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Sickle Cell Disease has been at the forefront of inherited disorders that have been studied to determine the exact gene mutation. When Geneticists discovered the mutation on the Hemoglobin-Beta gene on Chromosome 11 causes Sickle Cell Disease, this information was mostly used to counsel persons who carry the trait regarding the need for genetic testing prior to conception, as both parents must have the trait to produce a child with the disease.

The prevalence of the disease exists predominately in African American communities, where women did not seek genetic counseling for themselves or their partners and were not aware of having the trait. Many years have been spent attempting to augment the mutation in laboratory studies to find improved treatment options.

While in the womb all newborns have a type of hemoglobin that is no longer produced shortly after birth called fetal hemoglobin. It has been found that in patients with Sickle Cell Disease the fetal hemoglobin is not affected by the gene mutation that causes the patient’s hemoglobin cells to become crescent-shaped or “sickled”. It has been recently discovered that the cessation of fetal hemoglobin production is caused by the expression of the BCL 11A gene.

Gene therapy is a relatively new field in medicine that uses mostly DNA genetic material from the patient to treat their own disease. The advantages of this approach are many. First, it does not require a separate donor that must be matched, it eliminates the risk of graft rejection and Graft Versus Host Disease, it also eliminates the need for the harsh medication taken to prevent graft rejection and it decreases the amount of chemotherapy used during the conditioning phase of the transplant procedure.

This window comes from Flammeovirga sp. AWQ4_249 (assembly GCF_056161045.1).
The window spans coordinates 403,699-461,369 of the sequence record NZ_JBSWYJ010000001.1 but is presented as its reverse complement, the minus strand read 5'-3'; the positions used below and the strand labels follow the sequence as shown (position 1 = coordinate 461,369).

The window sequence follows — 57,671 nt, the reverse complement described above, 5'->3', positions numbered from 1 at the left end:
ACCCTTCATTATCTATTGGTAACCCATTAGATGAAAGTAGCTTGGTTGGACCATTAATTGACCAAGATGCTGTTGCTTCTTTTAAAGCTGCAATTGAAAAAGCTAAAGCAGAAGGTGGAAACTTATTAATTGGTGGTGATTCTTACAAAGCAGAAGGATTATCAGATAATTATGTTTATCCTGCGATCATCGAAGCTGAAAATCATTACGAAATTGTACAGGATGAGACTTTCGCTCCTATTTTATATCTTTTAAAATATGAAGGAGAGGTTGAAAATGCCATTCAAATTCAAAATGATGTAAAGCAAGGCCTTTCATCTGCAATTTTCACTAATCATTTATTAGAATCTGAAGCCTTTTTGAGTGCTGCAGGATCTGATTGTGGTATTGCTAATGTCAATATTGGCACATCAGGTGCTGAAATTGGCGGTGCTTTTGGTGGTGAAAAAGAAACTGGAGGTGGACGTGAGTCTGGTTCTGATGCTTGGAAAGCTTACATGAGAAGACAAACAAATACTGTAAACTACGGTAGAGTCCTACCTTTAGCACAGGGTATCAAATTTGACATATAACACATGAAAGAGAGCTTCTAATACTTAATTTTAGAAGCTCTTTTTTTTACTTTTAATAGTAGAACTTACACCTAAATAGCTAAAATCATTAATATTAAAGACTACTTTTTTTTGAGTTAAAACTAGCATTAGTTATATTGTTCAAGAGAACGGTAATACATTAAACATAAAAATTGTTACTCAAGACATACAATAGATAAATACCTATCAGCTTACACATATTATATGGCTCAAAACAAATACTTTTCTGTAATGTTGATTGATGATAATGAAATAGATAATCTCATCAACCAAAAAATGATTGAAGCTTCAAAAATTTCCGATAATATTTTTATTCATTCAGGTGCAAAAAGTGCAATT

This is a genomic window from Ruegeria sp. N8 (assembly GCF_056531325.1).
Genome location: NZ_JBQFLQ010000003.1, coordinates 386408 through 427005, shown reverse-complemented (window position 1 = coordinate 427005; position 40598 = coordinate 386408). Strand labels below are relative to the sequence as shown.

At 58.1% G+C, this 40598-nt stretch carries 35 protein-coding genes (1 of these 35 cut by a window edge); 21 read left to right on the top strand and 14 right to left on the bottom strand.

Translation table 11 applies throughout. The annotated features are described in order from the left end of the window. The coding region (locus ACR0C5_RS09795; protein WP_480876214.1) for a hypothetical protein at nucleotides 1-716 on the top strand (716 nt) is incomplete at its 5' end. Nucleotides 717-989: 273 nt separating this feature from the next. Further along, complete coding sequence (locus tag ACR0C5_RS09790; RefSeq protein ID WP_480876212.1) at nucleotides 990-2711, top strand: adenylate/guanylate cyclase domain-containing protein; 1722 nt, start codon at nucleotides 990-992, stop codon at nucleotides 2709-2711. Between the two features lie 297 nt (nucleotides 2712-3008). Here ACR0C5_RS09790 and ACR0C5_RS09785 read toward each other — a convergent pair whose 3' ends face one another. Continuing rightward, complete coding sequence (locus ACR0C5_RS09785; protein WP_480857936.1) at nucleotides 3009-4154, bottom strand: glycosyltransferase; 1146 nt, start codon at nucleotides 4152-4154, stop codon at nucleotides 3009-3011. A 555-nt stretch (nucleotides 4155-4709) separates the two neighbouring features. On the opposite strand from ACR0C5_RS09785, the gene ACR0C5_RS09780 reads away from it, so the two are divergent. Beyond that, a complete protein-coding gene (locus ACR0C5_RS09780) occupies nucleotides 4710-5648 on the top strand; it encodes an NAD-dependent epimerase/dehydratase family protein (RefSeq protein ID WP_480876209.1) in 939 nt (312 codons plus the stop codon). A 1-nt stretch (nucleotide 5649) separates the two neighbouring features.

For Sickle Cell Disease the goal is to increase the amount of fetal hemoglobin while simultaneously reducing the amount of sickle adult hemoglobin in their blood, by decreasing the expression of the BCL11A gene. In the current ongoing Clinical Trials, an enrolled patient has their blood collected which is then genetically modified with a vector. A vector is a specialized biological medicine that is a virus that has been engineered with “correcting” genetic material.

The vector for these patients has the genetic coding that instructs the BCL11A gene to be underproduced. The patient then undergoes chemotherapy to allow their system to receive the new cells. After the condition process, the genetically modified cells are given back to the patient via intravenous infusion.

The ultimate goal is to completely cure a person of the disease as these patients have a poor quality of life. The patients have recurring pain crises and organ damage due to the sickled cells becoming blocked in the blood vessels. The economic toll of having the disease extends to households and communities alike as patients struggle to maintain being employed and suffer from staggering health care bills.

To date, there are very few centers that are currently conducting the trials, and it will be many more years before a substantial number of patients have been treated before final study results will be released to determine a full conclusion of the gene therapy’s safety and efficacy.

Reference:

  • U.S. National Library of Medicine. www. Clinical Trials.gov